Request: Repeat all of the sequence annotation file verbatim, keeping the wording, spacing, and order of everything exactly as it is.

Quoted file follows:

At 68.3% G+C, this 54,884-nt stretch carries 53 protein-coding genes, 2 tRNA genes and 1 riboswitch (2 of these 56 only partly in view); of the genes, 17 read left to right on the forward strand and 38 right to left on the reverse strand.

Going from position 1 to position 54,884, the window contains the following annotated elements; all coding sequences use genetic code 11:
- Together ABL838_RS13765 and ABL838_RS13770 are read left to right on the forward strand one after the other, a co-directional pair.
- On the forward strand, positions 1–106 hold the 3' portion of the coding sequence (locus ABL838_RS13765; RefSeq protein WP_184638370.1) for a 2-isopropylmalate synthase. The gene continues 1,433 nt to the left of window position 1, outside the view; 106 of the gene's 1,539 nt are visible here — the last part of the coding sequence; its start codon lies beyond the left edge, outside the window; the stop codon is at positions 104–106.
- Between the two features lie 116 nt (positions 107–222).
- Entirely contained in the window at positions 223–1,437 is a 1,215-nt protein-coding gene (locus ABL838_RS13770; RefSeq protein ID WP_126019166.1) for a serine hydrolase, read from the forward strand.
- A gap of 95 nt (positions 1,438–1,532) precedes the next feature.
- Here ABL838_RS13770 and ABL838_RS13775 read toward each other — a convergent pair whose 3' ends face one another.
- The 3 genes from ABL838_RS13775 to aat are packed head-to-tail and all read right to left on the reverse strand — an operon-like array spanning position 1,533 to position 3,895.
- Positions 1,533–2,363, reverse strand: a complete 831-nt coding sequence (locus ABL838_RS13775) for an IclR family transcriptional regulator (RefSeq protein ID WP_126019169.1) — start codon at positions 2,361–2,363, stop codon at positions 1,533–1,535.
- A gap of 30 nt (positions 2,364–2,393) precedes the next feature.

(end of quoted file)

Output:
At 68.3% G+C, this 54,884-nt stretch carries 53 protein-coding genes, 2 tRNA genes and 1 riboswitch (2 of these 56 only partly in view); of the genes, 17 read left to right on the forward strand and 38 right to left on the reverse strand.

Going from position 1 to position 54,884, the window contains the following annotated elements; all coding sequences use genetic code 11:
- Together ABL838_RS13765 and ABL838_RS13770 are read left to right on the forward strand one after the other, a co-directional pair.
- On the forward strand, positions 1–106 hold the 3' portion of the coding sequence (locus ABL838_RS13765; RefSeq protein WP_184638370.1) for a 2-isopropylmalate synthase. The gene continues 1,433 nt to the left of window position 1, outside the view; 106 of the gene's 1,539 nt are visible here — the last part of the coding sequence; its start codon lies beyond the left edge, outside the window; the stop codon is at positions 104–106.
- Between the two features lie 116 nt (positions 107–222).
- Entirely contained in the window at positions 223–1,437 is a 1,215-nt protein-coding gene (locus ABL838_RS13770; RefSeq protein ID WP_126019166.1) for a serine hydrolase, read from the forward strand.
- A gap of 95 nt (positions 1,438–1,532) precedes the next feature.
- Here ABL838_RS13770 and ABL838_RS13775 read toward each other — a convergent pair whose 3' ends face one another.
- The 3 genes from ABL838_RS13775 to aat are packed head-to-tail and all read right to left on the reverse strand — an operon-like array spanning position 1,533 to position 3,895.
- Positions 1,533–2,363, reverse strand: a complete 831-nt coding sequence (locus ABL838_RS13775) for an IclR family transcriptional regulator (RefSeq protein ID WP_126019169.1) — start codon at positions 2,361–2,363, stop codon at positions 1,533–1,535.
- A gap of 30 nt (positions 2,364–2,393) precedes the next feature.